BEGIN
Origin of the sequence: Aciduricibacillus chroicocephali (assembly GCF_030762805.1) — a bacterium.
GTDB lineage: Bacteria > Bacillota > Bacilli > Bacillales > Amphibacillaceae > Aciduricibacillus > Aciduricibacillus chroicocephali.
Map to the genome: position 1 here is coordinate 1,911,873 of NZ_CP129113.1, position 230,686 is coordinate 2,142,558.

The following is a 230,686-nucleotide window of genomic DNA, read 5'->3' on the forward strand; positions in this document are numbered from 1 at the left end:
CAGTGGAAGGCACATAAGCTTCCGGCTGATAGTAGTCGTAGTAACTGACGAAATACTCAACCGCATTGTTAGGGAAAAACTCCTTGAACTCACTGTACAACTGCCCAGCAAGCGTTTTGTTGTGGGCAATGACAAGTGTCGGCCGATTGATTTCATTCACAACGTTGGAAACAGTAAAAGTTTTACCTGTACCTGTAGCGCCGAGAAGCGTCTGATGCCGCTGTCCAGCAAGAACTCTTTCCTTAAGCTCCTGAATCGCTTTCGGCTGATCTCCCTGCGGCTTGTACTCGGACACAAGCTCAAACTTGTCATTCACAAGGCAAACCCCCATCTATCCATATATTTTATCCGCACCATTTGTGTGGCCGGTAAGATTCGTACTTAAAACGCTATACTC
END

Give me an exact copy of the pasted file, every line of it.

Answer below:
Origin of the sequence: Aciduricibacillus chroicocephali (assembly GCF_030762805.1) — a bacterium.
GTDB lineage: Bacteria > Bacillota > Bacilli > Bacillales > Amphibacillaceae > Aciduricibacillus > Aciduricibacillus chroicocephali.
Map to the genome: position 1 here is coordinate 1,911,873 of NZ_CP129113.1, position 230,686 is coordinate 2,142,558.

The following is a 230,686-nucleotide window of genomic DNA, read 5'->3' on the forward strand; positions in this document are numbered from 1 at the left end:
CAGTGGAAGGCACATAAGCTTCCGGCTGATAGTAGTCGTAGTAACTGACGAAATACTCAACCGCATTGTTAGGGAAAAACTCCTTGAACTCACTGTACAACTGCCCAGCAAGCGTTTTGTTGTGGGCAATGACAAGTGTCGGCCGATTGATTTCATTCACAACGTTGGAAACAGTAAAAGTTTTACCTGTACCTGTAGCGCCGAGAAGCGTCTGATGCCGCTGTCCAGCAAGAACTCTTTCCTTAAGCTCCTGAATCGCTTTCGGCTGATCTCCCTGCGGCTTGTACTCGGACACAAGCTCAAACTTGTCATTCACAAGGCAAACCCCCATCTATCCATATATTTTATCCGCACCATTTGTGTGGCCGGTAAGATTCGTACTTAAAACGCTATACTC